Roasted Butternut Squash and Roasted Brussels Sprouts
The publication of Jessica Seinfeld’s cookbook has set off a veritable storm of discussion about the best ways to get your children to eat their vegetables. Jessica Seinfeld’s own methods include tricking the kiddies by baking spinach into brownies and squash into macaroni and cheese. She even goes so far as to suggest leaving an empty box of Kraft macaroni and cheese on the counter while you working your magic with various pre-pureed vegetables. I will refrain from entering the fray here with my own (very strong) opinions on the matter, other than to share a repressed memory which emerged in the wake of all the coverage about childhood food trauma.
As a child, I liked vegetables. Kale, cabbage, broccoli, bitter gourd, asparagus: I ate them all. I never even knew that I wasn’t supposed to like them. Until the day I was at my best friend’s house during Brussels sprouts night. Vicki’s mom was from England and her cooking was, unfortunately, very British. On that evening, she carried a large, sulfurous-smelling dish to the table. “Brussels sprouts!” she announced. “Now, no complaints,” she said, catching the expression on Vicki’s face. “You both have to finish your Brussels sprouts before you leave the table.”
You both? I look up in alarm. My own mother was not only a good cook, but was philosophically opposed to forcing her children to eat anything she didn’t like herself. The circumstance of being forced to eat something disgusting was unprecedented. Surely I wasn’t expected to eat whatever lurked inside that bowl.
But without further ado, Vicki’s mom heaped a large mound of greyish-green, slimy, overcooked Brussels sprouts onto my plate. What could I do? I choked every Brussels sprout past the large lump in my throat to get away from this nightmare of a dinner as soon as possible. They tasted every bit as horrible as they looked and smelled.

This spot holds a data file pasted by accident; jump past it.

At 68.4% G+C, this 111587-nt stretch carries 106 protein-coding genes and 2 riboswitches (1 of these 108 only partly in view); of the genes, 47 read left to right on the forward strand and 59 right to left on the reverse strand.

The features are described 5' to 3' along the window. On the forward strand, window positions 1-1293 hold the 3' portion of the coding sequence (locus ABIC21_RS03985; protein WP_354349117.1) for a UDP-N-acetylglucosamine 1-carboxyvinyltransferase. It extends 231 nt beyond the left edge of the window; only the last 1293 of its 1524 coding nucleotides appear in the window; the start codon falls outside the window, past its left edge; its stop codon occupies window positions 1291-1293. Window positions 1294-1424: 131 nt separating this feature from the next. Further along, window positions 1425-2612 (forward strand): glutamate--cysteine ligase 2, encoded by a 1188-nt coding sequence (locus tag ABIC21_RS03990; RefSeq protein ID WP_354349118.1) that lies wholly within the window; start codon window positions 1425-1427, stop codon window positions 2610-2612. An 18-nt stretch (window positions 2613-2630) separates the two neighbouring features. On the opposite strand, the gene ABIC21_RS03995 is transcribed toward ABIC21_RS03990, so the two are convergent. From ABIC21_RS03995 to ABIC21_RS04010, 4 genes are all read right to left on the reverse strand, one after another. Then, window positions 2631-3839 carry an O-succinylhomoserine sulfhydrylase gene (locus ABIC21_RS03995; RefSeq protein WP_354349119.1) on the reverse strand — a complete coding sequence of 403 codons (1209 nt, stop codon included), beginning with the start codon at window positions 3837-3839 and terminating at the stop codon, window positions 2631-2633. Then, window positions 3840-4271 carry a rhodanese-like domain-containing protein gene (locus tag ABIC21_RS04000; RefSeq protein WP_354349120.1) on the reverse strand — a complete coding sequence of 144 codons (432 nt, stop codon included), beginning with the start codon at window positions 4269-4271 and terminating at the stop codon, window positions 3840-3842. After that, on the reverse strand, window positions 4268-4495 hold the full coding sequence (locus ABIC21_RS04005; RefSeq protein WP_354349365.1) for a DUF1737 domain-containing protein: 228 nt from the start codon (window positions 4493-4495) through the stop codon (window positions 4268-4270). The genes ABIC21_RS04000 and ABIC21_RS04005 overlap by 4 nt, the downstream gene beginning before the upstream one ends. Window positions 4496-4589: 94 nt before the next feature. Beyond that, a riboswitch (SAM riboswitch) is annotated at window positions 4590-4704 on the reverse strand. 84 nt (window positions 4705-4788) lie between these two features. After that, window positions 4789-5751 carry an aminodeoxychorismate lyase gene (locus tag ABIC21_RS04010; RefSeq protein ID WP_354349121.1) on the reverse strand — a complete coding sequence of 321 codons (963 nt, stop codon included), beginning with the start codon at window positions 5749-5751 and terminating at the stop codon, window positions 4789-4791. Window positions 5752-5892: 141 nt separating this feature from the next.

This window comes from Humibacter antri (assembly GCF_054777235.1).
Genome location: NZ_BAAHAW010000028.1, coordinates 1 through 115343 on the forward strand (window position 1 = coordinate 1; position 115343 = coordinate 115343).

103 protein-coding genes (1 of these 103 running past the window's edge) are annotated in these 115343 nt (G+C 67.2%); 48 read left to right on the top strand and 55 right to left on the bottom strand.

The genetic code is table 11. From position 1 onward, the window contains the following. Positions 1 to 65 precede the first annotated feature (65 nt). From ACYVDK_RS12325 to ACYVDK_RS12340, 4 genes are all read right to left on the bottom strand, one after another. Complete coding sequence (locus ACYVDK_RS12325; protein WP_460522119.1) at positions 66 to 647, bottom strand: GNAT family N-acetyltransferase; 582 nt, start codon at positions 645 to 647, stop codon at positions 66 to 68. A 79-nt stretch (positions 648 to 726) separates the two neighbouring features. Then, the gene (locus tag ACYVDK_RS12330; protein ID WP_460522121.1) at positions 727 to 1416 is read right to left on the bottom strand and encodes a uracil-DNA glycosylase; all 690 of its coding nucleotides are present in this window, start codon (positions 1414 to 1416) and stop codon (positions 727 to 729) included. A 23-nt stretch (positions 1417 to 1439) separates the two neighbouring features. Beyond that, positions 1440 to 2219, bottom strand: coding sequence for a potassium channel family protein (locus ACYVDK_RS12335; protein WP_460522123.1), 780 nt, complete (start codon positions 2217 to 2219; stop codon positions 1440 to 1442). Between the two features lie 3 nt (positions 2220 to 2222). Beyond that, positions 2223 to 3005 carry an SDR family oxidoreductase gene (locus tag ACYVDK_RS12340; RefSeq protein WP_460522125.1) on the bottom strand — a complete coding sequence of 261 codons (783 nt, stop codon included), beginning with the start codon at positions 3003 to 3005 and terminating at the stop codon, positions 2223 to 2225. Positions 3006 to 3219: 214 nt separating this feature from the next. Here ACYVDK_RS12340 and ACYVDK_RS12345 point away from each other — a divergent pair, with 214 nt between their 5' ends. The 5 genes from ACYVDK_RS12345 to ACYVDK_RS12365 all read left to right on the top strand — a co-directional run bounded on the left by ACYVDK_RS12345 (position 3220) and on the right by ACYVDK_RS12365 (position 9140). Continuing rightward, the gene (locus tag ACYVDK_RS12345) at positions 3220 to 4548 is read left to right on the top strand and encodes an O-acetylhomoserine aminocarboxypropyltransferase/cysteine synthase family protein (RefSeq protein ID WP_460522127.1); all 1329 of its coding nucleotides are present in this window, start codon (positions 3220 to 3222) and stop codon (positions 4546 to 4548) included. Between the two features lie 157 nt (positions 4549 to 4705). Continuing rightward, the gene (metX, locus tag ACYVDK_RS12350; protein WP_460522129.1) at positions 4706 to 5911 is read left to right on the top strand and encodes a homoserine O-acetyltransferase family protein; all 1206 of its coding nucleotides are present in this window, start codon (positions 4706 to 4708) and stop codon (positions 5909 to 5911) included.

More than twenty years later, this injustice still rankles. It’s one thing to force your culinary ineptitude on your own child; it’s quite another to force it on someone else’s. It was years before I learned to like Brussels sprouts again. And what of the injustice done to the sprouts themselves? What on earth did the poor Brussels sprout do to deserve such a fate as being boiled to greyish-green sliminess?
Surely Brussels sprouts deserve much better treatment. It’s just as easy to roast the sprouts briefly in a hot oven to caramelize their natural sugars, making them succulent and slightly sweet.
And if your kids still won’t eat Brussels sprouts, try slow-roasting butternut squash, dusted in flour and generously drizzled with olive oil. It’s the contrast of textures that make this dish. The flour and oil render some of the squash pieces crisp, while others bake to a satisfying chewiness. The squash at the bottom of the dish becomes smooth and silky.
And if your kids don’t like the squash either, then give them a box of Kraft macaroni and cheese and enjoy these roasted vegetables yourself.
Roasted Brussels Sprouts
The very best Brussels sprouts have been kissed by the first frost of autumn. Make sure that the sprouts are fresh; avoid ones with yellow outer leaves.
Brussel sprouts, cut in half
enough olive oil to coat
salt and pepper
Preheat oven to 400 degrees F. Toss sprouts with olive oil. Spread on cookie sheet. Roast 30-40 minutes, or until sprouts are tender when pierced with the tip of a sharp knife.
Butternut Squash Provencal
1 butternut squash
1 clove garlic, minced
5 tbsp flour
1 tbsp fresh sage
salt and pepper
Preheat oven to 325 degrees F. Peel butternut squash, making sure to remove every trace of pale orange and green that lurks beneath the surface of the peel. Make sure the deep orange flesh is exposed completely. Remove the seeds and the stringy flesh attached to the seeds. Scrape cavity thoroughly. Chop squash into 1 in cubes.
Toss squash in flour. Place in buttered casserole, making sure to leave excess flour behind. Generously salt and pepper the squash, sprinkle with minced garlic and sage, and toss again. Generously drizzle with olive oil. Bake for 2 hours, or until squash is completely tender when pierced with tip of a sharp knife.